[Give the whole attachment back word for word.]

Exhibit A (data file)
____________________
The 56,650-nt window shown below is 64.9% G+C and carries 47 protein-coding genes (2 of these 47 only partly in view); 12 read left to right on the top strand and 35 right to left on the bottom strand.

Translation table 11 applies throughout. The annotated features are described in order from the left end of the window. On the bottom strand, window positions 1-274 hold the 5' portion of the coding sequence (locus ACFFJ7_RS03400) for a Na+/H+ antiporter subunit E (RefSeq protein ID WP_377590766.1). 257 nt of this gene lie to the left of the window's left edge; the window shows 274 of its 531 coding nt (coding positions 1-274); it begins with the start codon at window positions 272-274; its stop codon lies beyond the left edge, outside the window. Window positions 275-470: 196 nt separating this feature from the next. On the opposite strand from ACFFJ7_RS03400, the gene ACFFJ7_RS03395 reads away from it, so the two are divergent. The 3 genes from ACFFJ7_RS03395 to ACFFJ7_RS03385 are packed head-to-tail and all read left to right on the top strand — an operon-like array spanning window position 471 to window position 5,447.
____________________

The 56,650-nt window shown below is 64.9% G+C and carries 47 protein-coding genes (2 of these 47 only partly in view); 12 read left to right on the top strand and 35 right to left on the bottom strand.

Translation table 11 applies throughout. The annotated features are described in order from the left end of the window. On the bottom strand, window positions 1-274 hold the 5' portion of the coding sequence (locus ACFFJ7_RS03400) for a Na+/H+ antiporter subunit E (RefSeq protein ID WP_377590766.1). 257 nt of this gene lie to the left of the window's left edge; the window shows 274 of its 531 coding nt (coding positions 1-274); it begins with the start codon at window positions 272-274; its stop codon lies beyond the left edge, outside the window. Window positions 275-470: 196 nt separating this feature from the next. On the opposite strand from ACFFJ7_RS03400, the gene ACFFJ7_RS03395 reads away from it, so the two are divergent. The 3 genes from ACFFJ7_RS03395 to ACFFJ7_RS03385 are packed head-to-tail and all read left to right on the top strand — an operon-like array spanning window position 471 to window position 5,447.